Ministers back down over clinical negligence fixed costs
Lawyers claimed victory yesterday as ministers revealed that plans to introduce fixed costs in clinical negligence claims will implemented in cases valued up to £25,000 rather than £250,000.
Specialists had feared that the government would set the higher fee, which they argued would severely limit the legal advice available to those claiming serious negligence by doctors.
But their joy was tempered by proposals for a rise in the fixed costs regime to that level for general personal injury cases.
Lord O’Shaughnessy, a minister at the Department of Health, announced the revised proposals yesterday in a consultation paper. Ministers maintain that 36 per cent of the cost of clinical negligence claims against the NHS relates directly to the cost of litigation in claimant and defence costs.
O’Shaughnessy said that for claims of less than £25,000, claimant recoverable legal costs are on average 220 per cent of damages awarded. “Where litigation is needed,” he said, “the process will be streamlined so that the injured person and their family reach a resolution more quickly, confident that change will occur, and that harm will not happen to others.
The minister added that “it is right that the government should endeavour to reduce the cost of litigation so that more resources are available for NHS patient care”.
Lawyers cautiously welcomed the government’s climb down. “A fixed fee regime for more straightforward cases could be workable,” said Neil Sugarman, president of the Association of Personal Injury Lawyers. “But the priority has to be the development of a quick and efficient system. It should then be possible to fix legal costs to reflect the speed and efficiency of the new process.”
Sugarman said the NHS needed to change its approach to litigation. “Above all, we need an end to the deny, defend and delay approach by medical professionals when something has gone wrong, which is all too common,” he added.
Robert Bourns, president of the Law Society, which represents solicitors in England and Wales, also cautiously welcomed the government’s move.
“Anyone who has been harmed while receiving medical treatment must be able to access justice,” he said. “There is a serious risk that those most affected by these proposals would be the vulnerable in society, such as the elderly and people who are disabled, whose cases can be complex and challenging but not necessarily the highest in value.”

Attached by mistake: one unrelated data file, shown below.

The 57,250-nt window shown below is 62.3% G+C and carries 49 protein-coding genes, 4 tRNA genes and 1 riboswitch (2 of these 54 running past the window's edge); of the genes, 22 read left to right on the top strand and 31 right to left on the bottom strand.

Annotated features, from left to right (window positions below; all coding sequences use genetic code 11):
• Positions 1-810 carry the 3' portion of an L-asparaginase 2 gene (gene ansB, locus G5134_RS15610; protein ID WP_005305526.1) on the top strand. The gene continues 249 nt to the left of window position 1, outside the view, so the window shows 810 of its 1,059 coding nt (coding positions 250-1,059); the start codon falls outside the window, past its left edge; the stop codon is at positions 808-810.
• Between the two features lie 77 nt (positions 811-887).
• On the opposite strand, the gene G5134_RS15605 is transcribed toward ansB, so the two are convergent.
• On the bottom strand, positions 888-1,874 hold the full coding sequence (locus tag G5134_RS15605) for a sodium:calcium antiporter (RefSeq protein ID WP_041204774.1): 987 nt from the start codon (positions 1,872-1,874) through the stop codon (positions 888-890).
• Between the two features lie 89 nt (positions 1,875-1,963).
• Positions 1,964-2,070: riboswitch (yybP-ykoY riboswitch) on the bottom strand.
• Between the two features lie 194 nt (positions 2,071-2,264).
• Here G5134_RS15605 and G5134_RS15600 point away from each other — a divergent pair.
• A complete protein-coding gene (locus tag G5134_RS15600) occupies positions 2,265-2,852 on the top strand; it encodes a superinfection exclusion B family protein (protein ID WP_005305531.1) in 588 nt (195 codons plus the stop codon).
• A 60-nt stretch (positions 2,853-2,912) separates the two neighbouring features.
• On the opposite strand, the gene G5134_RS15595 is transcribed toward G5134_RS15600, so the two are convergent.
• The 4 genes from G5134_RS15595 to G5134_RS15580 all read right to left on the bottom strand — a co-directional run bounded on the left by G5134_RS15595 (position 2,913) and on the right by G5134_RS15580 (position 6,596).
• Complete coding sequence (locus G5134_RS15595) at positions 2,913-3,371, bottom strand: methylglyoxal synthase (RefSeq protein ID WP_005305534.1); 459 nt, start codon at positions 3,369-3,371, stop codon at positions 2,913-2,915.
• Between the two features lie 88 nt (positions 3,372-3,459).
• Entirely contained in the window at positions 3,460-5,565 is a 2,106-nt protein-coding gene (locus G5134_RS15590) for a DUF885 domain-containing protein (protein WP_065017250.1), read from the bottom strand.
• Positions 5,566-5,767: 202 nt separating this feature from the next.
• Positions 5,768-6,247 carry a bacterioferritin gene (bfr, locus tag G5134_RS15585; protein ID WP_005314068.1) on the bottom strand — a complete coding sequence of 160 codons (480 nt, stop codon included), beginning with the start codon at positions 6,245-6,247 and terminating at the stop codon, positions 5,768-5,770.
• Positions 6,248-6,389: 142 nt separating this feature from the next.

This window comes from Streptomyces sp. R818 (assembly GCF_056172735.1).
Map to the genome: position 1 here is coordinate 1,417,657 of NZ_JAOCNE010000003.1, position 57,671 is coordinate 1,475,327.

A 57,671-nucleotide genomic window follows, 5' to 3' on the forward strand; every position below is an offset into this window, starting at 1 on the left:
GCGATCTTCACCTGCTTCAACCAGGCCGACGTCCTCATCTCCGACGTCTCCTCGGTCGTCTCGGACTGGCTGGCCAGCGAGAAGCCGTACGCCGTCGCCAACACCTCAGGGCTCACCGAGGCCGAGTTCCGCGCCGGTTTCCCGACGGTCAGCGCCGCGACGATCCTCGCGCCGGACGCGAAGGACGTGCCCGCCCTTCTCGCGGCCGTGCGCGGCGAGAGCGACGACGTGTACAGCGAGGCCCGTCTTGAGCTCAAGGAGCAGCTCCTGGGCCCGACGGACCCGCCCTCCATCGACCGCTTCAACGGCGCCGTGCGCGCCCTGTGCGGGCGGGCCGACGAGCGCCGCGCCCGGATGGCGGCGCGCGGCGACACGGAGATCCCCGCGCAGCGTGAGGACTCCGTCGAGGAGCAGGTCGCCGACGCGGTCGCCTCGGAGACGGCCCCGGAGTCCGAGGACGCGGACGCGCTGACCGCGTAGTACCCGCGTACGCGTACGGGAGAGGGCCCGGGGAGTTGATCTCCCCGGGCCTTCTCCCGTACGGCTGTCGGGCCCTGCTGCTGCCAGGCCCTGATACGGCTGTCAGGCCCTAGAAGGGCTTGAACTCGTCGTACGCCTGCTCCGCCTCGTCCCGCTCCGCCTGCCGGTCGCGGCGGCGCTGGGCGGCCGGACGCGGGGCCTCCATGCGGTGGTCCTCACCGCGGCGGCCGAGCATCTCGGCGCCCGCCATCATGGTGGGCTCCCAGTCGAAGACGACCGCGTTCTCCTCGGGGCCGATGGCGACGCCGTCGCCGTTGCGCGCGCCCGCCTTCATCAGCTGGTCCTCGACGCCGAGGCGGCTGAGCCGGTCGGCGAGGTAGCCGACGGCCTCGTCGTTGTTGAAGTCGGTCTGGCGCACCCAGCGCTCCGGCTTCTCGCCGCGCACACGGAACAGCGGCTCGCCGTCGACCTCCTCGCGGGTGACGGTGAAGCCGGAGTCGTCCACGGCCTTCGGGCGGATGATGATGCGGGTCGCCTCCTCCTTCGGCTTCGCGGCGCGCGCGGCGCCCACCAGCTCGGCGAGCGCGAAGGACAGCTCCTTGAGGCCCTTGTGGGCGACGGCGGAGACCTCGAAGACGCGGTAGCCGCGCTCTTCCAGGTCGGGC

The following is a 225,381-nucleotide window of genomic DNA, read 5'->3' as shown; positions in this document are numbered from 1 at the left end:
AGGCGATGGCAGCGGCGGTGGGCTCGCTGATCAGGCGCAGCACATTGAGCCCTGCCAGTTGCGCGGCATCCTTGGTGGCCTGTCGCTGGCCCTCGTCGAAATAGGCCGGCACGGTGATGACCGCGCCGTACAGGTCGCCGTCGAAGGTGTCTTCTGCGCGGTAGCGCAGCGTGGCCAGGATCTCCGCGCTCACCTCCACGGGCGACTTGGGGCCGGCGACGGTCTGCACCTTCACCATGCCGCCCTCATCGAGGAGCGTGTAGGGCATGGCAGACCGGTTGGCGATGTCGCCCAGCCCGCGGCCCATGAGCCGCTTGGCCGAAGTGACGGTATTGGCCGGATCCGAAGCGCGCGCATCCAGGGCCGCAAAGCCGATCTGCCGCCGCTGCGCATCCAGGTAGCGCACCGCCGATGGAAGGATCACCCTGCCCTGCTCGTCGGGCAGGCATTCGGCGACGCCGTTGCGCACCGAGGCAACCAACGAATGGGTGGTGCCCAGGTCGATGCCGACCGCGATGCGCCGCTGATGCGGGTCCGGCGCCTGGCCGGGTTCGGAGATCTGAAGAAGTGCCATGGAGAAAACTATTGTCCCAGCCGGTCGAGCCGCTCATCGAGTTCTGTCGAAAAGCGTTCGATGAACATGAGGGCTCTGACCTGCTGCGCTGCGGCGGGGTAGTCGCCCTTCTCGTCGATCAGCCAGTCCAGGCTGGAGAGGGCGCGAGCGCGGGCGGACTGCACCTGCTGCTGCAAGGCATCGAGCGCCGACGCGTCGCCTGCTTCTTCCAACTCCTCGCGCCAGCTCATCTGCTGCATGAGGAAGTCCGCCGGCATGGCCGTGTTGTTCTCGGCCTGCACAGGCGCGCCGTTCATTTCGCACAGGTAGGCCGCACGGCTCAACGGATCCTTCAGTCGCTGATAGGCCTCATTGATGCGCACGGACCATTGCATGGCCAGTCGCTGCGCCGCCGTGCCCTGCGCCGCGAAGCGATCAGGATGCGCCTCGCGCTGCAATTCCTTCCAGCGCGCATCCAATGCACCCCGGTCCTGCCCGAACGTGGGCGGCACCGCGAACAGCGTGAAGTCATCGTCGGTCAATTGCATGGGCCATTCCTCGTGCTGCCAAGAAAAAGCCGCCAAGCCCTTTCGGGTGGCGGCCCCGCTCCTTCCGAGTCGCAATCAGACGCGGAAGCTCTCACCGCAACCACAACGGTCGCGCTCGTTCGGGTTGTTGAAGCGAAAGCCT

But possible rise to £250,000 limit for general personal injury looms …
Despite quietly celebrating the Department of Health’s u-turn, lawyers were still battling over wider proposals to set the fixed fee limit at £250,000 for personal injury claims.
Responding to a consultation from Sir Rupert Jackson, the Court of Appeal judge reviewing the system, solicitors and costs lawyers called for the proposals to be at least put on hold, if not ditched.
The Association of Costs Lawyers pointed out that the current regime was only three years old and had not been fully assessed. “Our members accept that extensions to the fixed recoverable costs regime may follow over time,” it said in a statement.
“However … if an FRC regime is introduced at the wrong level and without fair remuneration, there must be a real concern that litigants will not be able to access the correct level of legal expertise without bearing much of the cost themselves, thus potentially creating an inequality of arms.”
The Law Society also weighed in. Bourns warned that if costs were fixed at the level proposed by the government, “for at least some cases and possibly most, the costs that a successful party could recover will fall significantly short of the costs they have incurred”.
He added: “Either they will have to meet the costs out of their own pockets, or out of their compensation, or the solicitor will have to do the work for the recoverable costs only.”
In our view fixed costs are likely to result in more ADR or earlier settlements as Claimants realise that it is uneconomical to run cases to trial.
We have recently written a book about ADR and personal injury claims available from Law Brief Publishing.